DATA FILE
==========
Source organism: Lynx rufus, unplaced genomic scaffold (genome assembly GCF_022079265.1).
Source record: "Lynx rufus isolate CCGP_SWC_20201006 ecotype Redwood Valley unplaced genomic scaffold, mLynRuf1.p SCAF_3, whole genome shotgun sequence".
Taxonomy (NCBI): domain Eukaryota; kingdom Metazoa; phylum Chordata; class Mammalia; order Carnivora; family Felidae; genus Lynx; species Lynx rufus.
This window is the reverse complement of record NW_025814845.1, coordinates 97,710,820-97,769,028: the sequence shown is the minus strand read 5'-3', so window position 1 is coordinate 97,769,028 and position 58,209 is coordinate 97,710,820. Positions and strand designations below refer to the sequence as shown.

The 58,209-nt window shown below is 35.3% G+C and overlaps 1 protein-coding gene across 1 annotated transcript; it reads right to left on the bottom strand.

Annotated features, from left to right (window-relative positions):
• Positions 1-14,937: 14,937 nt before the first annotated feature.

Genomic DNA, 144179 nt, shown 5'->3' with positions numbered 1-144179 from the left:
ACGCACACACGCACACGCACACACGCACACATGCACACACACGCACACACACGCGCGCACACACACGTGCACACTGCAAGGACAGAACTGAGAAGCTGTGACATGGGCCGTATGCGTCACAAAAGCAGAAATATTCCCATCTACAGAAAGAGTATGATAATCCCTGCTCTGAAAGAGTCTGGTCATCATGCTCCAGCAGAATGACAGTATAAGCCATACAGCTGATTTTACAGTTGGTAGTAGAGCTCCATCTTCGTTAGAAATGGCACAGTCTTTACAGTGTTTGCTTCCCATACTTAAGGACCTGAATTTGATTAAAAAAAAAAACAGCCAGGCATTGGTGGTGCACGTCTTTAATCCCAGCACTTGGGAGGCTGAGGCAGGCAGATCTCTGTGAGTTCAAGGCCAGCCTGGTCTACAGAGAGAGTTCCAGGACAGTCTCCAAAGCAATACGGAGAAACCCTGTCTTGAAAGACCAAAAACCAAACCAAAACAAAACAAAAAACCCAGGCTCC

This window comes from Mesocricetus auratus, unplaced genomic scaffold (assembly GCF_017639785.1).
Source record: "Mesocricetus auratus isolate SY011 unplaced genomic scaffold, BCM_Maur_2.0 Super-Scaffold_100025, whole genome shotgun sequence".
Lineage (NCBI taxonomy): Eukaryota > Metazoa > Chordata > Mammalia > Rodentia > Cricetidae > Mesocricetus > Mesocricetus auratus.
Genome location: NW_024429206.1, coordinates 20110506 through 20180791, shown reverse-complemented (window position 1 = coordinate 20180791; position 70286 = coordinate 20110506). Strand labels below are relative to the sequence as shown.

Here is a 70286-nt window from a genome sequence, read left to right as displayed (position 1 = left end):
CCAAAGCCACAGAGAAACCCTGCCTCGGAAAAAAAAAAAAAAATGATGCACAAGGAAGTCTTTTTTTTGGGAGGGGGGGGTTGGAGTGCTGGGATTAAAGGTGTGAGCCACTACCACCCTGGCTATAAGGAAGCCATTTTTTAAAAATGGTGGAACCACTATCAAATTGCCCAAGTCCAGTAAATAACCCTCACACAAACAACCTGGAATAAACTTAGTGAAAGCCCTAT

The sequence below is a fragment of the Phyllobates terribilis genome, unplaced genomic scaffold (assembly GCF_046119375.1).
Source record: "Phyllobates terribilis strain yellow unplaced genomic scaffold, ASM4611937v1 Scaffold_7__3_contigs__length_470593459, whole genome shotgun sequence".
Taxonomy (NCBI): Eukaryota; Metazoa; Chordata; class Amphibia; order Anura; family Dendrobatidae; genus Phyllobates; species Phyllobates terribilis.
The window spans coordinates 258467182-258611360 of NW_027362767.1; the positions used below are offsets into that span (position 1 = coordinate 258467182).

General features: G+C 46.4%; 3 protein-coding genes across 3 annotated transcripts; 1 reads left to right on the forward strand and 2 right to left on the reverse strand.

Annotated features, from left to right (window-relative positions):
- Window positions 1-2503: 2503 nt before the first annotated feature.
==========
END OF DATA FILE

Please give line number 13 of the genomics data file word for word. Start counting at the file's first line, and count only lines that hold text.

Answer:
Genome location: NW_024429206.1, coordinates 20110506 through 20180791, shown reverse-complemented (window position 1 = coordinate 20180791; position 70286 = coordinate 20110506). Strand labels below are relative to the sequence as shown.